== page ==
Sunday, June 18, 2006

PJ Half Marathon

Click here for photos taken by Chan Wing Kai.

Note: Looks like posting of photos in this free web site is having a lot of problems recently. Not able to post even a photo.

Dragon Dance & Cheerleading
Standing at the starting line with Weng, Chee Wee and Jason, we were pleasantly treated with performance of dragon dance. It was then followed by a team of teenage girls performing the cheerleading stances. With the synchronized action and voices, the cheering sound was loud and crisp that could rival the battery-operated hailer used by one of the Selangor AAA officials.

Jason said he could only see the cheerleading girls when the three leaders were pushed up into the air. Though he is 5 feet 10 inches of height, his view was blocked by a few lines of runners standing in front of him. There was huge crowd and the responses for the PJ Half Marathon were good. Jokingly, I said that he was not standing on the pole position as he was just standing next to a stub of two feet tall right in the middle of the road as road divider.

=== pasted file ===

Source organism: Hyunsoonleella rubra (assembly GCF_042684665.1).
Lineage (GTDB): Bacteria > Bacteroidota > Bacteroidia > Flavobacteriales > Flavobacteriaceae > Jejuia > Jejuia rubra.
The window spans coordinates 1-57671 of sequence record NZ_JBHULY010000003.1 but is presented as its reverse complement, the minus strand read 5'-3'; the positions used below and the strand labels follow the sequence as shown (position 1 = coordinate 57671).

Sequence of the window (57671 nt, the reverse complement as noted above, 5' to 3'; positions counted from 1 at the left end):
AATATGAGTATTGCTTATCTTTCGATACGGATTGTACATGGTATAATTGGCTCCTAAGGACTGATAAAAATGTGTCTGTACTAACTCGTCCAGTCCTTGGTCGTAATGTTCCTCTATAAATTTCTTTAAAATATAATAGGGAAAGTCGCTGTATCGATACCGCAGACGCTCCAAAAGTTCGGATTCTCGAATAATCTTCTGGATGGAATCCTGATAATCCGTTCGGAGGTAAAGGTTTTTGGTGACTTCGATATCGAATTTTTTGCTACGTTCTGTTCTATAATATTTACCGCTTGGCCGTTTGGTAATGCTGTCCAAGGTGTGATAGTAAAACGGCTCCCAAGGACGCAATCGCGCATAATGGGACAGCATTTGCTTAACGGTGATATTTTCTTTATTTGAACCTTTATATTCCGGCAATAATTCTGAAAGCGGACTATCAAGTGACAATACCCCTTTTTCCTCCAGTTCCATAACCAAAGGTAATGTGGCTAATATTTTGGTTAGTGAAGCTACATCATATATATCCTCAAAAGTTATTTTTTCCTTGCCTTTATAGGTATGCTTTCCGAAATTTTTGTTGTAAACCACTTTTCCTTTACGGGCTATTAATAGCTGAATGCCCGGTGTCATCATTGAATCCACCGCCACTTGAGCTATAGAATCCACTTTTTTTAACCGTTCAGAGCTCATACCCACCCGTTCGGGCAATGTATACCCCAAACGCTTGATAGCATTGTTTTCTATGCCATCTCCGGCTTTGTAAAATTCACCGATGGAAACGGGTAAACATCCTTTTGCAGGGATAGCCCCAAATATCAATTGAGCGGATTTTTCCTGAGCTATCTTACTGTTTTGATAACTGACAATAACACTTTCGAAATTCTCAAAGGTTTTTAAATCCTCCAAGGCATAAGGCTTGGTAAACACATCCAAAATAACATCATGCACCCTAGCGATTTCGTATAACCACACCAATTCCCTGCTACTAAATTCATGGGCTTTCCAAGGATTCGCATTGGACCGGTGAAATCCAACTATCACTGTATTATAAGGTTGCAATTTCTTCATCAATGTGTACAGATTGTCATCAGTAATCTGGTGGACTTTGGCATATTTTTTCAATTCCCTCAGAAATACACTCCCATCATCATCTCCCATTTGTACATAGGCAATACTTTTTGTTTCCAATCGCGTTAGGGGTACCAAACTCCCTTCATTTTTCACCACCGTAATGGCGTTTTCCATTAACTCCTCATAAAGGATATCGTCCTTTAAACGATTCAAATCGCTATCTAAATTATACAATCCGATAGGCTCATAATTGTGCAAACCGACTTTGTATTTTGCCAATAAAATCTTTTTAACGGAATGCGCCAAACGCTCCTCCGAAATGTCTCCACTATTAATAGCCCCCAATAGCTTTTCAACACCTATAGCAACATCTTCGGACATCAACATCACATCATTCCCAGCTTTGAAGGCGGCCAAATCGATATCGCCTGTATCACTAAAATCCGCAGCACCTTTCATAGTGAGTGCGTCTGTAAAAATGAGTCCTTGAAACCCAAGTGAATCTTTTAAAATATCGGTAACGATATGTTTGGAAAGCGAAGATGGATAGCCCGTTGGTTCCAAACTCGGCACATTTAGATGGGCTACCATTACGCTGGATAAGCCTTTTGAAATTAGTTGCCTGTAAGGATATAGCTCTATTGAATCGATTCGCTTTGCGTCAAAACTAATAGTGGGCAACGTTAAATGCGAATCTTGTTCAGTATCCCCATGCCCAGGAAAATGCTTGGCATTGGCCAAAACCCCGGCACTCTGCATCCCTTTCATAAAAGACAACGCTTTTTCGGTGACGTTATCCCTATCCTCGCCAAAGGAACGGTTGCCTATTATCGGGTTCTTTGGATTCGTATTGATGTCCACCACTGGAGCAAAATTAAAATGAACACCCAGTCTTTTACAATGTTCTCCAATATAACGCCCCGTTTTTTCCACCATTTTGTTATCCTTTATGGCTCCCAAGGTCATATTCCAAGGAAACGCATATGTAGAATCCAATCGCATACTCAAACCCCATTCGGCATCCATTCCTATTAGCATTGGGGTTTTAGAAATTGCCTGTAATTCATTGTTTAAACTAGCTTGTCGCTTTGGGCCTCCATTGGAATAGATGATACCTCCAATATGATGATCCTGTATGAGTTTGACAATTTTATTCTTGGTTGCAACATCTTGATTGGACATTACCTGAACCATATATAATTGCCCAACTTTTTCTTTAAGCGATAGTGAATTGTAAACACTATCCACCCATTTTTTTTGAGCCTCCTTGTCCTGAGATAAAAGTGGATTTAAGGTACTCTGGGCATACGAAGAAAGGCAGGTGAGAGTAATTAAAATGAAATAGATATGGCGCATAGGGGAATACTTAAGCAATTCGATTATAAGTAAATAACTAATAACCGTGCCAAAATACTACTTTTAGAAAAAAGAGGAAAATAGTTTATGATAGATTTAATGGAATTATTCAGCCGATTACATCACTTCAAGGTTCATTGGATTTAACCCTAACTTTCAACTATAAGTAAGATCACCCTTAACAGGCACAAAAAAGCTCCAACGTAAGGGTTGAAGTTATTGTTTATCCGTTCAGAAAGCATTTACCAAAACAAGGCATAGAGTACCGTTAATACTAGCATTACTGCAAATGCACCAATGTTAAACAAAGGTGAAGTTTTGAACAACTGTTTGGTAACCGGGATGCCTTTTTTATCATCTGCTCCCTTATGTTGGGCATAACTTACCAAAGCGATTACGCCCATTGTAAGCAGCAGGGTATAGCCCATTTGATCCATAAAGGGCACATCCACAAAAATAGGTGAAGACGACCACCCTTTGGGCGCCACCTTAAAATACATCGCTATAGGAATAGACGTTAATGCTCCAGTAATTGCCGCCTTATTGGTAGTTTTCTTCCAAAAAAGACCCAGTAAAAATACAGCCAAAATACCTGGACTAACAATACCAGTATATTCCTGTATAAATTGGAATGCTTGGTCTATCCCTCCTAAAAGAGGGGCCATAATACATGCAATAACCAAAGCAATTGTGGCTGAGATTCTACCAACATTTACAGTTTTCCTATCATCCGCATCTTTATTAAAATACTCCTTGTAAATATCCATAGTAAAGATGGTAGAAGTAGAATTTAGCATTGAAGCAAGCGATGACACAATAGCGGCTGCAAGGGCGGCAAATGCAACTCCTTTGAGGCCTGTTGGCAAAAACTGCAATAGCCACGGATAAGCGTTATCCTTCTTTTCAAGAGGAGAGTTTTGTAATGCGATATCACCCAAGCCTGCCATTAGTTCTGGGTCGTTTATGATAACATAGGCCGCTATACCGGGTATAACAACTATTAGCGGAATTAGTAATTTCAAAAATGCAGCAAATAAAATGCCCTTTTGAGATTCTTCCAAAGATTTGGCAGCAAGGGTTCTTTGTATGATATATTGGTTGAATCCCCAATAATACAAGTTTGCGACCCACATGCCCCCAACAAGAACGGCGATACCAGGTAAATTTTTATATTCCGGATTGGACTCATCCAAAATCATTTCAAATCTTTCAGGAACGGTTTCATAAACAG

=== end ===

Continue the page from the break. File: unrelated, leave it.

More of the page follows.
While playing badminton on Friday evening (two days before race day), Meng was telling us that since there would not be any Champion Chip, it would be better to stand close to the starting line. Otherwise, valuable seconds would be lost just to inch to the starting line when clock had started ticking. I was laughing and commenting since when he thought like elite runners.
Just a minute or two before the race was flagged off, a very serious and senior Selangor AAA official gave a final briefing. Among other instructions, he said, “… there is lots of time; so, please don’t rush. Safety is important.” Undeniably, 21km is quite a distance and we need quite a lot of time to run too.

Under Construction
At 6.30am, the race was started. There wasn’t much cheers and all runners dutifully moved forward and later changing gear into running motion. Running into Jalan Subang, a long stretch of road construction greeted the runners. The 200-meter stretch connecting with Federal Highway was heavily under construction and there was no light to pace the way. Luckily, there were no vehicles at that moment.